As with a recent consent order against an Alabama real estate firm (see discussion here), the CFPB has chosen to assert a legal theory against the Hanna firm that potentially has broader application to other actors in the financial industry. This is notable because the factual allegations in the complaint suggest that the CFPB could have pursued a narrower but more well-established legal theory against the Hanna firm under the FDCPA based upon its alleged filing of lawsuits without the intent or ability to prove those cases. The CFPB’s proclivity to use court cases as de facto rule-makings is well-noted. This latest case appears to be consistent with that practice. Debt buyer companies and their collections law firms should take note of this action and the positions the agency is staking out regarding their industry.
In recent years, there has been a growing consensus among the courts that a debt collector’s threat to file suit on a debt otherwise barred by the applicable state statute of limitations violates the Fair Debt Collection Practices Act (“FDCPA”), 15 U.S.C. §§1692-1692p (2006).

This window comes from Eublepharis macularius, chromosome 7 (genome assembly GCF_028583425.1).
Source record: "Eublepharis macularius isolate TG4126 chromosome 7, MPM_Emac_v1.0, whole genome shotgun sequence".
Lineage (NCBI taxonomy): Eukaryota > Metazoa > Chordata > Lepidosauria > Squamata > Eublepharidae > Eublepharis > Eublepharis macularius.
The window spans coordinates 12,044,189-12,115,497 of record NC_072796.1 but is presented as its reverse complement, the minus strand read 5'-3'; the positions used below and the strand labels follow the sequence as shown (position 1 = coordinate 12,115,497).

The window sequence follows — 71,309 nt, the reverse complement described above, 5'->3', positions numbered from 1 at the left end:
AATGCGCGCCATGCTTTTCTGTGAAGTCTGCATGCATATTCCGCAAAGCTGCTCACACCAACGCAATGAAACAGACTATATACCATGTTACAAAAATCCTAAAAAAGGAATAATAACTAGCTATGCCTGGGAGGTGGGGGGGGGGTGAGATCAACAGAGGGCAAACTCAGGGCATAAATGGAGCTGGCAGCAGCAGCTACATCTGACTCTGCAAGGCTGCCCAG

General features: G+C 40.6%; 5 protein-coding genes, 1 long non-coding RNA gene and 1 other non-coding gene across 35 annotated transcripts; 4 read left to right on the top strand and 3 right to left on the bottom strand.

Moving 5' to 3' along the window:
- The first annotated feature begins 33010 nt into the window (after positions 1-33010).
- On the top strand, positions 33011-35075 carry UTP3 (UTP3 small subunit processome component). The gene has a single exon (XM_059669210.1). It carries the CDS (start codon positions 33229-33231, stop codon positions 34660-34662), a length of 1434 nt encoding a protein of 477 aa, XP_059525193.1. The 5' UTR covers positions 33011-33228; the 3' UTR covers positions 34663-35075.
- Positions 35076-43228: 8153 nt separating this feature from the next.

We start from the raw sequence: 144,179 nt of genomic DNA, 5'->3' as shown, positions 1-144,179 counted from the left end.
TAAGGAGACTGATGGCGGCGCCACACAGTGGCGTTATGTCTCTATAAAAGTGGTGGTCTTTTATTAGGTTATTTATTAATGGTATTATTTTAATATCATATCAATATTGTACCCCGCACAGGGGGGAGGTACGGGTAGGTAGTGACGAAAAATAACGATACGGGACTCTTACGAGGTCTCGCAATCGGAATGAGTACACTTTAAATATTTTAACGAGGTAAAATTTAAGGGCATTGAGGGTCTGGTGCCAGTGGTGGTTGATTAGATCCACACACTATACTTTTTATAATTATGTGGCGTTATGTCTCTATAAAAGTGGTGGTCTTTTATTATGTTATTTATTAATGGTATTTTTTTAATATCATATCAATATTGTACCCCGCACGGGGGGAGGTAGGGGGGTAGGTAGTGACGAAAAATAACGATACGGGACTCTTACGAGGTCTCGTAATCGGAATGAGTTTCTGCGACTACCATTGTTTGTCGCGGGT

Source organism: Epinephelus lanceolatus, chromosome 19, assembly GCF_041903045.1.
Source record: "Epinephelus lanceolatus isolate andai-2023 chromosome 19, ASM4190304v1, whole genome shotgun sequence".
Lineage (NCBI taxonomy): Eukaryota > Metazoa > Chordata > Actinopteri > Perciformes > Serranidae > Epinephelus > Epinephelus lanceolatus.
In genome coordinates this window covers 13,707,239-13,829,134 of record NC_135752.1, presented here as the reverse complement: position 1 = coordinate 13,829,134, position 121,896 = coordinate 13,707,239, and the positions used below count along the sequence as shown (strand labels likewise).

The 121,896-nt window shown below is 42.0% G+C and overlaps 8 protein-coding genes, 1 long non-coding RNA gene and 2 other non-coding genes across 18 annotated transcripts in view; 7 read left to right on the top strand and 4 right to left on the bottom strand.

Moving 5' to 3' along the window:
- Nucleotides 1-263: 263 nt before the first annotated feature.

Now that consensus has been extended to proofs of claim in bankruptcy court. In a decision last week, the Eleventh Circuit became the first court of appeals to hold that filing a proof of claim in a Chapter 13 bankruptcy for a debt that is time-barred under state law violates the FDCPA.
In Crawford v. LVNV Funding, LLC, Case No. 13-12389 (11th Cir. July 10, 2014) (see opinion here), the debt collection agency argued that its proof of claim was not “collection activity.” Instead, it characterized the claim as “a request to participate in the distribution of the bankruptcy estate under court control.” See In re McMillen, 440 B.R. 907, 912 (Bkrtcy. N.D. Ga. 2010). The Eleventh Circuit rejected this argument, concluding that there was no substantive difference between threatening to initiate suit outside of the bankruptcy courts and the filing of a proof of claim with the court: